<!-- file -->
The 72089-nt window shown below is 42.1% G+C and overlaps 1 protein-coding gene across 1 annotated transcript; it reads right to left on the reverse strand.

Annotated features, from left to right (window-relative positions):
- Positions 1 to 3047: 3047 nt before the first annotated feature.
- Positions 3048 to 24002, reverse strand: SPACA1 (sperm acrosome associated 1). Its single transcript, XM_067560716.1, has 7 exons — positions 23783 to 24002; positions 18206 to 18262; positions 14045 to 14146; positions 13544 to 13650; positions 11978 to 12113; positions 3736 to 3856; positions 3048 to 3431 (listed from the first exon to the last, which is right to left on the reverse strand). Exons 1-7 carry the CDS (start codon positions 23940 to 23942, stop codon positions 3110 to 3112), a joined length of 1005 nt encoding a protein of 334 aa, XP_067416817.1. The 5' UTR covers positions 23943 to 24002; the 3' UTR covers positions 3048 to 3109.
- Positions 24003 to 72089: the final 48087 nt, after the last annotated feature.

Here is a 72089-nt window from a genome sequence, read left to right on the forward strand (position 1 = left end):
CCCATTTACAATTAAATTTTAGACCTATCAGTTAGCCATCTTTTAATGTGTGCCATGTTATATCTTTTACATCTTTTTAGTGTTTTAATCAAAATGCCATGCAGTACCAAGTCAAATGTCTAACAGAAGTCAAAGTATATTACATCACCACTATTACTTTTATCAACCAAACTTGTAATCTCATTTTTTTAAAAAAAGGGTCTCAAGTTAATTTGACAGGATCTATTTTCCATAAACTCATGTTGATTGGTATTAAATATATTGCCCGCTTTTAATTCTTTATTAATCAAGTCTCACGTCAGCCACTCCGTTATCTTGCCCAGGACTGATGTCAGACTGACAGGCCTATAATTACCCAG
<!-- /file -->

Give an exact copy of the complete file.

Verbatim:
The 72089-nt window shown below is 42.1% G+C and overlaps 1 protein-coding gene across 1 annotated transcript; it reads right to left on the reverse strand.

Annotated features, from left to right (window-relative positions):
- Positions 1 to 3047: 3047 nt before the first annotated feature.
- Positions 3048 to 24002, reverse strand: SPACA1 (sperm acrosome associated 1). Its single transcript, XM_067560716.1, has 7 exons — positions 23783 to 24002; positions 18206 to 18262; positions 14045 to 14146; positions 13544 to 13650; positions 11978 to 12113; positions 3736 to 3856; positions 3048 to 3431 (listed from the first exon to the last, which is right to left on the reverse strand). Exons 1-7 carry the CDS (start codon positions 23940 to 23942, stop codon positions 3110 to 3112), a joined length of 1005 nt encoding a protein of 334 aa, XP_067416817.1. The 5' UTR covers positions 23943 to 24002; the 3' UTR covers positions 3048 to 3109.
- Positions 24003 to 72089: the final 48087 nt, after the last annotated feature.

Here is a 72089-nt window from a genome sequence, read left to right on the forward strand (position 1 = left end):
CCCATTTACAATTAAATTTTAGACCTATCAGTTAGCCATCTTTTAATGTGTGCCATGTTATATCTTTTACATCTTTTTAGTGTTTTAATCAAAATGCCATGCAGTACCAAGTCAAATGTCTAACAGAAGTCAAAGTATATTACATCACCACTATTACTTTTATCAACCAAACTTGTAATCTCATTTTTTTAAAAAAAGGGTCTCAAGTTAATTTGACAGGATCTATTTTCCATAAACTCATGTTGATTGGTATTAAATATATTGCCCGCTTTTAATTCTTTATTAATCAAGTCTCACGTCAGCCACTCCGTTATCTTGCCCAGGACTGATGTCAGACTGACAGGCCTATAATTACCCAG